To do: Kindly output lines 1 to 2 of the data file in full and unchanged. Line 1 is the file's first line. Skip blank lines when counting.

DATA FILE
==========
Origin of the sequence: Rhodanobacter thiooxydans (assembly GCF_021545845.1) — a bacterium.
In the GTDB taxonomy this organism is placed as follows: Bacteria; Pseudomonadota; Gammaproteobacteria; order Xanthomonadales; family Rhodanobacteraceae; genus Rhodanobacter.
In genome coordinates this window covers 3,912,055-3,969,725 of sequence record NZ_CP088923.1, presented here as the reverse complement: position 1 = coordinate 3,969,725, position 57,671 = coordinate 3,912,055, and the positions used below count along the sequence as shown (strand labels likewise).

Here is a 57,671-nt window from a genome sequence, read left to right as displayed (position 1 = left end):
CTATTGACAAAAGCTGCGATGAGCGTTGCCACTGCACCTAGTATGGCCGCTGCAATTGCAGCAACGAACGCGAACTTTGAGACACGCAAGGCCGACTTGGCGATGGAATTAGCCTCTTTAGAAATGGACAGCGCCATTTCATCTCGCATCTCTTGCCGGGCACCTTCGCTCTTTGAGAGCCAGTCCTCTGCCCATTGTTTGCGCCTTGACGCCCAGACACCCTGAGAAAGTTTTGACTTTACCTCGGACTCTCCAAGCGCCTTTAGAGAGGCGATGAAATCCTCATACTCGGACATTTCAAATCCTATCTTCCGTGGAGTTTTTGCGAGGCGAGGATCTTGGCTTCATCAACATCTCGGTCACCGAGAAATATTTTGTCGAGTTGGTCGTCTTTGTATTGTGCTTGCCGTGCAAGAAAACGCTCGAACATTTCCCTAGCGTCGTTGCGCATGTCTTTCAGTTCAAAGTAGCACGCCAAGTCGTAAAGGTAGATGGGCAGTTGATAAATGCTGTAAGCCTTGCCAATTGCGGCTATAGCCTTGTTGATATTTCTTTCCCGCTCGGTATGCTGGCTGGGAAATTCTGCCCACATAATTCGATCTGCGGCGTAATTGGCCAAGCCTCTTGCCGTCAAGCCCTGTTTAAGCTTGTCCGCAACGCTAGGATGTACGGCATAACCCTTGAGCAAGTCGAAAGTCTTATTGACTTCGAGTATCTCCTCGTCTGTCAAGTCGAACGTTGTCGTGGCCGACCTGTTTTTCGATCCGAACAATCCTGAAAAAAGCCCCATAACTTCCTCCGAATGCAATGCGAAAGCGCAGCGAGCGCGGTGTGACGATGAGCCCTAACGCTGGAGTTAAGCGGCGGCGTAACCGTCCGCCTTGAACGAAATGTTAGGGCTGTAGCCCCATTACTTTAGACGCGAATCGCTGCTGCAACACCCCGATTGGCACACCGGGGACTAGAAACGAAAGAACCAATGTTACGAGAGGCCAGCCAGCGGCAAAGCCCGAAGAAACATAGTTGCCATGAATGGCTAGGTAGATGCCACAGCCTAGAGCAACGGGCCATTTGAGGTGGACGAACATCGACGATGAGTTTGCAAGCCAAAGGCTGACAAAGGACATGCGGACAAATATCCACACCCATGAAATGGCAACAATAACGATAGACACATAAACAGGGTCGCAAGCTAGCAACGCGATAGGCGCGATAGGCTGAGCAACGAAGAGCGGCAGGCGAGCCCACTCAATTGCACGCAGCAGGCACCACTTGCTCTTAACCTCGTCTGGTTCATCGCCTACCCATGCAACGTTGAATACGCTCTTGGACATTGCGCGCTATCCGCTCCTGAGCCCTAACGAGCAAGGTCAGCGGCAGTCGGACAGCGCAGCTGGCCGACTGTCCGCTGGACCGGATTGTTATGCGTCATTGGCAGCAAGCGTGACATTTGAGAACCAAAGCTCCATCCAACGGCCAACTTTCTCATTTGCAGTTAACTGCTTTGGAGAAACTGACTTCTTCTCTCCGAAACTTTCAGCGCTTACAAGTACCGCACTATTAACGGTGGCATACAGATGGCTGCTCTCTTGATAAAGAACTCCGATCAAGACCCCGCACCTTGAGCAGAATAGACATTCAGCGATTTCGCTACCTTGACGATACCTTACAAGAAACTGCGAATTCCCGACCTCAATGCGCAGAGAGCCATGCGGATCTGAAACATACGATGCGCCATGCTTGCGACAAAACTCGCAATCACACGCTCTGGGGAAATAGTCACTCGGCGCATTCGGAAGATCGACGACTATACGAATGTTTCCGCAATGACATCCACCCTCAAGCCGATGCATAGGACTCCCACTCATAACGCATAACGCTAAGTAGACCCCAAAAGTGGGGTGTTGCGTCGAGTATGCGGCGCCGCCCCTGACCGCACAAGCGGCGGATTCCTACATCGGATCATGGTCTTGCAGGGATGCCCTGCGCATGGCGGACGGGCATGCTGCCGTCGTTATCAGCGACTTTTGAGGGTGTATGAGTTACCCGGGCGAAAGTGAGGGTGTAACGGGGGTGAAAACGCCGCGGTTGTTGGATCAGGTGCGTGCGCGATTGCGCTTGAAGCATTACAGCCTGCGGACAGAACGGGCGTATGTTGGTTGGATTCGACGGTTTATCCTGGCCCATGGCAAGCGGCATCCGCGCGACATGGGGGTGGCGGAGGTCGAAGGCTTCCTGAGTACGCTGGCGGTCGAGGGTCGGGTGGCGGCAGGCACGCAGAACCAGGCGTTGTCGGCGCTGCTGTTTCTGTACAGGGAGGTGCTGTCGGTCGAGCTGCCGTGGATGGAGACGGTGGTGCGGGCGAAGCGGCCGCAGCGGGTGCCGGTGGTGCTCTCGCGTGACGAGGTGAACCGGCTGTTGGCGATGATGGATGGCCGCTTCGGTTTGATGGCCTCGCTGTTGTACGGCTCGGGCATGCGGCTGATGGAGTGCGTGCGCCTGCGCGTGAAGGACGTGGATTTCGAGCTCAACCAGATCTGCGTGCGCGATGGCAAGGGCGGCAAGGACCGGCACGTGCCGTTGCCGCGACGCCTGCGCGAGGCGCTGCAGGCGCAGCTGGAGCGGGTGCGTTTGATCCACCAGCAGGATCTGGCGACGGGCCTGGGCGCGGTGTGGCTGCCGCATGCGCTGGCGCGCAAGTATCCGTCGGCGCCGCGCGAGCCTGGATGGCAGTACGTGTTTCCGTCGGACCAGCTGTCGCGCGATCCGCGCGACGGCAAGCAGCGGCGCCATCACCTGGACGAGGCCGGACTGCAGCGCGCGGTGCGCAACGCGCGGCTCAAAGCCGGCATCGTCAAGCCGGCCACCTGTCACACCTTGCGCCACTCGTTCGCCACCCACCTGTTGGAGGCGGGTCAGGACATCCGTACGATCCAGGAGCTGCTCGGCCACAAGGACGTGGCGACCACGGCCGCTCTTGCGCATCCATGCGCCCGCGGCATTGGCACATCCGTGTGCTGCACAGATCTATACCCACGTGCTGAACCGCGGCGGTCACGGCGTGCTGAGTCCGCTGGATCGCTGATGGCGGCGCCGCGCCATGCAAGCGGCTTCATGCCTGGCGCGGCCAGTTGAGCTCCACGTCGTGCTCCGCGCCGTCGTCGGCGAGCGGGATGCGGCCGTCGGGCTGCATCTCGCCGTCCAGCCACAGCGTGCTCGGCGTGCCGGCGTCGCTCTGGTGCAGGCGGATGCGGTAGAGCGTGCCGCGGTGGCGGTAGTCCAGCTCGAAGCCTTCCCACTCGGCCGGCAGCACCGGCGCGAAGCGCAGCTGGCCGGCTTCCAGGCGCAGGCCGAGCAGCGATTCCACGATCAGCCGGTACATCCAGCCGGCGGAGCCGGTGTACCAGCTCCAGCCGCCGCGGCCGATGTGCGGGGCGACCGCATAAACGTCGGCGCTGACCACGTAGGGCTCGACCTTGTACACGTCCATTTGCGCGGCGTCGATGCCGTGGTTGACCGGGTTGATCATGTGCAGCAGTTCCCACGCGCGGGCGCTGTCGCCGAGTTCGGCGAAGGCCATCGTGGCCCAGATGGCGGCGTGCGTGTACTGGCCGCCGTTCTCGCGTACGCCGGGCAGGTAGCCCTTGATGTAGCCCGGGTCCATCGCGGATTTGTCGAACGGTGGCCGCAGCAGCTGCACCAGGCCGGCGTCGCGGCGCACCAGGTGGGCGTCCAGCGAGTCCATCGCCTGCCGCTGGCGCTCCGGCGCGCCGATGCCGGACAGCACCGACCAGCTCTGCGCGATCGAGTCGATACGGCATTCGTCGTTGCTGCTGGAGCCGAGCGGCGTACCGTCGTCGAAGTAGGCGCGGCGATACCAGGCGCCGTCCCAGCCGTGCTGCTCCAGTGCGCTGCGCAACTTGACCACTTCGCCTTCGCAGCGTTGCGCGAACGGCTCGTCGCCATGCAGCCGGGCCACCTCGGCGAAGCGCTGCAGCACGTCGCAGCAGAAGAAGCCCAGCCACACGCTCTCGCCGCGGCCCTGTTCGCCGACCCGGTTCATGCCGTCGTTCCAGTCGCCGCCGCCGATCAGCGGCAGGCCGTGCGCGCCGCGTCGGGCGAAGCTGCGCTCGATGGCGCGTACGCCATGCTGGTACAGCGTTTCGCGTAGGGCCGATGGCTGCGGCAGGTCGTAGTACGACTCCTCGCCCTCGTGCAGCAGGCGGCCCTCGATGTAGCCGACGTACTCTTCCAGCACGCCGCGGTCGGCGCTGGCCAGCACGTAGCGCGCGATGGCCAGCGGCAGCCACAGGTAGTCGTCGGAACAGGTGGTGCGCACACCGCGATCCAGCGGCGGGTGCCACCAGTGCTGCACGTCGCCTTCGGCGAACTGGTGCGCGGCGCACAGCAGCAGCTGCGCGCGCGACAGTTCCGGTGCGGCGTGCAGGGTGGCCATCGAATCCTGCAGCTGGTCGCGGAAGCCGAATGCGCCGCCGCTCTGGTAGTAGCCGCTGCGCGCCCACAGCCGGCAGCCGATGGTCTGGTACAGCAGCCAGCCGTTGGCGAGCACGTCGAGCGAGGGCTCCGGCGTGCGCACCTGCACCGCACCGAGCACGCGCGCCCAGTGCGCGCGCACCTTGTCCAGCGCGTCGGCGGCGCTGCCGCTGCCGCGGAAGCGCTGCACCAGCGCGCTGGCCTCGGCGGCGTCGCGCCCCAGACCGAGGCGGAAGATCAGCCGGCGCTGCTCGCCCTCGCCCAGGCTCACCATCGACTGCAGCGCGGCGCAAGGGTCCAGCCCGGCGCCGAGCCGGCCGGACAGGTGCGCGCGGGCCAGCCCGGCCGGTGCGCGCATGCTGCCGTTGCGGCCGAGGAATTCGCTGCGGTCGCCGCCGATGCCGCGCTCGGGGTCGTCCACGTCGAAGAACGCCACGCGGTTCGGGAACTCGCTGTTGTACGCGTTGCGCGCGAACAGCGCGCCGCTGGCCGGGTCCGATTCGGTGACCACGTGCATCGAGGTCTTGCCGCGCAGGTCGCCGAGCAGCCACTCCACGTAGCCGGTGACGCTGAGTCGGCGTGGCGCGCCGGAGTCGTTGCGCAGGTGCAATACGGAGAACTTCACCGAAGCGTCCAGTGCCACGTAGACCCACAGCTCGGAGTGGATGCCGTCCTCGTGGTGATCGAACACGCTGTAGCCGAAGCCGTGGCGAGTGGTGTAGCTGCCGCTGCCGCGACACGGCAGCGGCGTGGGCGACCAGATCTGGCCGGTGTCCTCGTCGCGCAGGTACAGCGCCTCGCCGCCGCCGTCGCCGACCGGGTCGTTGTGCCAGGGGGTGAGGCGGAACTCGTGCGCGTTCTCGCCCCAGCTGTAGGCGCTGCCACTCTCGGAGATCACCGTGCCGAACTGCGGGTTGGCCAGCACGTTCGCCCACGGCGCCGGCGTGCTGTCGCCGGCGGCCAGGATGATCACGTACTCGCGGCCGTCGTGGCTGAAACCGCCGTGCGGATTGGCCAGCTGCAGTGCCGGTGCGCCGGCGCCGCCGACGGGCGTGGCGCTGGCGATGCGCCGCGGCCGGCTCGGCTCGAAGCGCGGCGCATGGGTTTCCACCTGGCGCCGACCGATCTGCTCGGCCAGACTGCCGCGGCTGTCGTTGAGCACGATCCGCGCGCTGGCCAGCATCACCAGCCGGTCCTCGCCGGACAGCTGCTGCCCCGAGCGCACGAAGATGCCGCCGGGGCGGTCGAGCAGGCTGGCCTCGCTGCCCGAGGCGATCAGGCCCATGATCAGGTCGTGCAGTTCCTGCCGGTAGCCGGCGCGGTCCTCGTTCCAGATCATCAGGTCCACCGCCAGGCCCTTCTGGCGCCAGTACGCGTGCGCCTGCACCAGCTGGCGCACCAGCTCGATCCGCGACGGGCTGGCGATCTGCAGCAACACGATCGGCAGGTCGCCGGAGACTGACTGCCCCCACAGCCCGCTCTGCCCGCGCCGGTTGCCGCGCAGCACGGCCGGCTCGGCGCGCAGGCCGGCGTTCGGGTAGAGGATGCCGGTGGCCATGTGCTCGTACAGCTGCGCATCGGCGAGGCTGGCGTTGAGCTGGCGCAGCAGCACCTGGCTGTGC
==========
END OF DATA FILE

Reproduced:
Origin of the sequence: Rhodanobacter thiooxydans (assembly GCF_021545845.1) — a bacterium.
In the GTDB taxonomy this organism is placed as follows: Bacteria; Pseudomonadota; Gammaproteobacteria; order Xanthomonadales; family Rhodanobacteraceae; genus Rhodanobacter.